Shirley Sherrod co-founded New Communities, a Black farming community in rural Georgia. But at one time, she wanted to leave farming far behind.
As a teenager, Sherrod dreamed of leaving the South. Her mind traveled North—away from the White sheriff, known as “The Gator,” who ruthlessly and violently patrolled the area’s Black residents. Away from her family’s farm and the backbreaking days spent picking cotton. Away from the segregated schools.
“My goal was to try to get as far away from that whole system and as far away from the farm as I could,” she says.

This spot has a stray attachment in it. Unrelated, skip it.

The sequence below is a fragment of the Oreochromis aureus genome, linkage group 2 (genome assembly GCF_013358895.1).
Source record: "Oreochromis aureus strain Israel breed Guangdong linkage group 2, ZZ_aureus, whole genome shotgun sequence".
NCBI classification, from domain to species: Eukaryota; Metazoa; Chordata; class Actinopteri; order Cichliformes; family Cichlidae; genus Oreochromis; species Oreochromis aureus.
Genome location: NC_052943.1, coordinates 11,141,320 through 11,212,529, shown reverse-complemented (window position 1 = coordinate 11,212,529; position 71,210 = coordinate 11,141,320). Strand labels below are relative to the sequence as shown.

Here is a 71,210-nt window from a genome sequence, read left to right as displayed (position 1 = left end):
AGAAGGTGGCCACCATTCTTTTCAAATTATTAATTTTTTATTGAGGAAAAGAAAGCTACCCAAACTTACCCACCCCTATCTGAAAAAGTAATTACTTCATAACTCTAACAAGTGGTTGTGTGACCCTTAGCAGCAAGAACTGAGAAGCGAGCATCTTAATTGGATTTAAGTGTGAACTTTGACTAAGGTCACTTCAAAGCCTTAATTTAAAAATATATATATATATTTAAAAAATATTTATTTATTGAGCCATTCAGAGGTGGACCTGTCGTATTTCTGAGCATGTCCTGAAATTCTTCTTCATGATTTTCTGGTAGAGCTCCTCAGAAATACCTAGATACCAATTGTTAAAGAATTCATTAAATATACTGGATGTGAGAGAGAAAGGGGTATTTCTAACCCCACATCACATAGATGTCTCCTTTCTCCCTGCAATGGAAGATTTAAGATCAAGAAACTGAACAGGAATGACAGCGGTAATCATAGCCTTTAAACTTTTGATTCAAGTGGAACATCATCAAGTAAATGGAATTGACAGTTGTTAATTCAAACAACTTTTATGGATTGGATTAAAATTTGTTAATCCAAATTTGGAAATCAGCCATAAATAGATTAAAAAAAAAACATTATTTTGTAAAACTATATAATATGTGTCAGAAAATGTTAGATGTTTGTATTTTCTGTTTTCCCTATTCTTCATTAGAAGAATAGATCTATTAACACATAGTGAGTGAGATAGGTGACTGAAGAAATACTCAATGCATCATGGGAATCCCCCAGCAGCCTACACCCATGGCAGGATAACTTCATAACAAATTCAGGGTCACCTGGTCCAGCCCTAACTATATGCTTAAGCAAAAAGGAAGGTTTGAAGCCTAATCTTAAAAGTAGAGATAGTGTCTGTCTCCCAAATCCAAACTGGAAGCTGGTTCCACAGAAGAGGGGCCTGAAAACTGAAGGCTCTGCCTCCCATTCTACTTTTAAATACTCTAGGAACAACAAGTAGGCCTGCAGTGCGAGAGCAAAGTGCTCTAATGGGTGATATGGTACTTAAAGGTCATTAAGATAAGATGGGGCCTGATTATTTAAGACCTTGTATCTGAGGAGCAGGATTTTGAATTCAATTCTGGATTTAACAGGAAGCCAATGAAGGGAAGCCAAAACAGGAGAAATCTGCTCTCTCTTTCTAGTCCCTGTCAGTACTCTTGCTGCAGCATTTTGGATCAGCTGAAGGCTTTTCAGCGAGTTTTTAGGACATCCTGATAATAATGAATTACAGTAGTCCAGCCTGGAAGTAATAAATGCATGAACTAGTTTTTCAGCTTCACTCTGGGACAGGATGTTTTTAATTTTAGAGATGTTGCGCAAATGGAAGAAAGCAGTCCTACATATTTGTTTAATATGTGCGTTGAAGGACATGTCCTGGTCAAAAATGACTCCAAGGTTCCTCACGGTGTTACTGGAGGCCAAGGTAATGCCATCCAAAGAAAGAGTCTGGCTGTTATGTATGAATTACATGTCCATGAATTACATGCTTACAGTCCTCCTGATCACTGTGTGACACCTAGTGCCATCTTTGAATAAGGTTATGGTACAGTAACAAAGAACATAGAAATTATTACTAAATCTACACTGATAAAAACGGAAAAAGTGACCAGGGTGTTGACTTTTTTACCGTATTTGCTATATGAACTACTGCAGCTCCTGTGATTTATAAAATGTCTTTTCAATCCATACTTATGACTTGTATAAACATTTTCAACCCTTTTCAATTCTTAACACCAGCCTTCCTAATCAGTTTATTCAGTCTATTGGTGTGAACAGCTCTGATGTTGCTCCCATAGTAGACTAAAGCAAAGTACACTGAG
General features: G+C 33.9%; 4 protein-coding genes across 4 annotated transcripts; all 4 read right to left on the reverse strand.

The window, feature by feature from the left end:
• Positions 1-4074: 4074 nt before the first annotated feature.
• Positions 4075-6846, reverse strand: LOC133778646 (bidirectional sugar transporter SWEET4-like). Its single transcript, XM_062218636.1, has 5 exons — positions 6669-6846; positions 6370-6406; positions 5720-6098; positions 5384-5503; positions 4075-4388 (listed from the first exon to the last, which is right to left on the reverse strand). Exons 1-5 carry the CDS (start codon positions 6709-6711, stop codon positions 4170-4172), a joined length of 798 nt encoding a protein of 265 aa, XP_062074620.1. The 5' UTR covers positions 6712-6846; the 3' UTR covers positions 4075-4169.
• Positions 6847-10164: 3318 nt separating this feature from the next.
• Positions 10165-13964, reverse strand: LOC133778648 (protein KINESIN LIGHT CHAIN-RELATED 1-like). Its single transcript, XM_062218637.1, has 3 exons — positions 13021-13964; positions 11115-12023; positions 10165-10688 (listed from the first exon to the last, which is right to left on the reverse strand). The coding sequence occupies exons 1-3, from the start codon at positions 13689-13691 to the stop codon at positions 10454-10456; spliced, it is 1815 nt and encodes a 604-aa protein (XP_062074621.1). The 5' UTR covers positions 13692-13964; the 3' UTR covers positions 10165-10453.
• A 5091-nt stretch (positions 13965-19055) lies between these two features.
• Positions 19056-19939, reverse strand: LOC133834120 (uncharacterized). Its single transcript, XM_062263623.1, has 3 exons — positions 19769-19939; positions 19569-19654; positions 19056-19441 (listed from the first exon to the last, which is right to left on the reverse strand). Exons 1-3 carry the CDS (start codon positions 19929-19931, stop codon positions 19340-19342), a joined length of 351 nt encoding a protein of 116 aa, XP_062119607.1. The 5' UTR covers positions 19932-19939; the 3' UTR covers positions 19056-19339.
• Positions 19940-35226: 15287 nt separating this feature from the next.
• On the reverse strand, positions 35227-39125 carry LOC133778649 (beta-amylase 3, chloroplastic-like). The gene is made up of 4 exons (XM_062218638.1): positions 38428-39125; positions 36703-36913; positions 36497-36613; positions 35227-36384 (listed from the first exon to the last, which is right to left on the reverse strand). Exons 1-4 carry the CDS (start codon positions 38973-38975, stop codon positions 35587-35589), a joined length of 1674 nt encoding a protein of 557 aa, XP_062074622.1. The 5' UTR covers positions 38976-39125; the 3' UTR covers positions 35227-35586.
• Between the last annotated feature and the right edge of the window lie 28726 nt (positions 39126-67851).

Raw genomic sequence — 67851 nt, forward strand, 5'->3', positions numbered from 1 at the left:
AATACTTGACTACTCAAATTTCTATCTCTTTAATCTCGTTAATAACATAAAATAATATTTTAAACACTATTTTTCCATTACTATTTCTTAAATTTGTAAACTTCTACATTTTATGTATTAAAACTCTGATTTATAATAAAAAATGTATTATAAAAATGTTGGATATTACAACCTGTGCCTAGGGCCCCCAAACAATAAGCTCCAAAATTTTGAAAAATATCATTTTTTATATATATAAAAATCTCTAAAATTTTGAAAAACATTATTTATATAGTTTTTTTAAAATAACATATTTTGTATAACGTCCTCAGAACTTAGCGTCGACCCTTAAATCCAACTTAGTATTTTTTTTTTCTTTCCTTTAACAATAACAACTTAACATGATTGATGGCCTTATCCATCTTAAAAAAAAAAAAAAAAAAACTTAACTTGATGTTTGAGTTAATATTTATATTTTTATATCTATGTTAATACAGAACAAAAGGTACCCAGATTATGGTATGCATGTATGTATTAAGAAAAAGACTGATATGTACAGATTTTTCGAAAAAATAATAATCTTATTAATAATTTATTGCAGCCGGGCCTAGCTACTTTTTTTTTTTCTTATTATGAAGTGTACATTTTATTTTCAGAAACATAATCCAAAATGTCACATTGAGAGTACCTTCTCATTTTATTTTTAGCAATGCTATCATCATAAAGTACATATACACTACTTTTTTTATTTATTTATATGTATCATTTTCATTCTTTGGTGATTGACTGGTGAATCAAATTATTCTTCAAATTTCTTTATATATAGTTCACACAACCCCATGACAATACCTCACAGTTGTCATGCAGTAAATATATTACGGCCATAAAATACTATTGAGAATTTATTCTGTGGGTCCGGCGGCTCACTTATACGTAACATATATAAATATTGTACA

But in March 1965, her senior year of high school, Sherrod’s father was shot by a White farmer during a disagreement over wandering cows. He lingered in the hospital for 10 days before he died. On the night of his passing, Sherrod prayed.
“I was trying to find an answer, and the thought just came to me,” she says. “You can give up your dream of living in the North to stay in the South—and devote your life to working for change.”